The standard lecture has plenty of detractors, and rightfully so. Done poorly, it can be an uninspired stream of facts, delivered in sit-and-get style that get forgotten quickly.
However, we can turn the standard lecture — and its tool of choice, the presentation slide! — on its head.
The result can be students actively working with new ideas. Hands-on. Right away.
Presentation slides can be a drag.
But when students (and teachers!) have something interactive to do with them, it changes the game.
That’s what I love about Pear Deck. And, of course, the best news: much of what I show you in this post can be done with the free plan!
Pear Deck is giving you three months for free … no obligation, no “you’ll be charged after it’s over.” FREE. Click the link at the end of this post to claim it! There’s a limited number of times this offer can be claimed, and once they’re gone, they’re gone … so act fast!
(Note: I have no official relationship with Pear Deck, and I’m not being paid for writing this post. I’m just a Pear Deck user who loves the potential for it and wants to share it with others! I was given a Pear Deck premium account for review.)
You can upload PowerPoint slides to the Pear Deck website to make them interactive.
My favorite way to use Pear Deck, though, is through Google Slides. Pear Deck has created a Google Slides add-on. This makes it SUPER easy to make your slides interactive right from Google Slides.
Here’s a video that shows how Pear Deck works with Google Slides:
That’s pretty easy, too. If you’re using Google Slides, just create the slides that you want to display to your students. Then, use the sidebar menu to add interactive elements to each slide.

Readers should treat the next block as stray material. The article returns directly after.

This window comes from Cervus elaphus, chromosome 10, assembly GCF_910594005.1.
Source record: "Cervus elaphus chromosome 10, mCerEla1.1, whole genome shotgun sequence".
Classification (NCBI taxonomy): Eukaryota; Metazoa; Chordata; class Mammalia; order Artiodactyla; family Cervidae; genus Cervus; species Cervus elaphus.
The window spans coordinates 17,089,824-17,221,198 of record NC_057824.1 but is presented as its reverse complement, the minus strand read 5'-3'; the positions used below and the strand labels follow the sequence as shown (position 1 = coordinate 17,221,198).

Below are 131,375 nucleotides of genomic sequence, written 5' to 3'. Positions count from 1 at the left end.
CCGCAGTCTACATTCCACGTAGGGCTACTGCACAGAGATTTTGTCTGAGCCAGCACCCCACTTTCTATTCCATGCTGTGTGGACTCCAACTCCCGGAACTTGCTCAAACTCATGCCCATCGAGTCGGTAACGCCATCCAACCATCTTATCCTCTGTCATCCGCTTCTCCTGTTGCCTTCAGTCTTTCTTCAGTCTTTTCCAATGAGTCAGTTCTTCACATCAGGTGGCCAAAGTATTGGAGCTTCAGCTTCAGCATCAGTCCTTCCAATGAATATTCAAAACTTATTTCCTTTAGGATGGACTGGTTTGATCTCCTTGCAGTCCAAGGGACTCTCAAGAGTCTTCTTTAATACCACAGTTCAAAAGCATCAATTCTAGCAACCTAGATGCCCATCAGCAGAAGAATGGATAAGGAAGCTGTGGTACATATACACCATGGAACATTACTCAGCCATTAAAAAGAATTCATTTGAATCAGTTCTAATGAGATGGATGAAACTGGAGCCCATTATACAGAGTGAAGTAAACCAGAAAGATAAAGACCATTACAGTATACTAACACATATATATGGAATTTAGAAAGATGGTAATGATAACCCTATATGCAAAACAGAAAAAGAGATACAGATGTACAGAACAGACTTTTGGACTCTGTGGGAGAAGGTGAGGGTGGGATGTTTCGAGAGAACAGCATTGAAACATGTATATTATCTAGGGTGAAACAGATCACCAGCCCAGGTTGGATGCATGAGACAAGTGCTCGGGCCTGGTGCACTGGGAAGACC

(You can do all of this at peardeck.com with PowerPoint slides, too.)
The bonus with Pear Deck: You can turn any of those slides into interactive slides. Some of the options include having students …
Pear Deck has a slide library where you can choose pre-created activities …
Set up your slide deck the way you want. The next step — let’s get students connected to it so they can interact!
Once all of your slides are designed and ready to go (including interactive slides), it’s as easy as clicking “Present with Pear Deck” in your sidebar menu.
When you’re ready to start, your slides will be displayed on the students’ devices. From the teacher device, you can …
From there, you display the slides. Students interact. You do what you want with student responses.
1. Customize the slide library. Use the pre-designed slides by Pear Deck, but add your own customizations. For instance, instead of a simple happy/sad face to ask students how they feel, add emojis or memes!
2. Do vocabulary the Pear Deck way. Check out “Pear Deck Vocabulary” for an interactive way to do flashcards with your students. (It’s part of the free plan!) It integrates with Quizlet and Merriam-Webster to create lists in a snap. Students can even help you illustrate flashcards with the “Flashcard Factory.”
3. Get up to speed quick with a webinar. Pear Deck offers teachers free webinars on Tuesdays and Wednesdays at 11 a.m. (lunch break!) and 4 p.m. (school’s out!) Eastern time. Learn the features and best practices from the Pear Deck pros.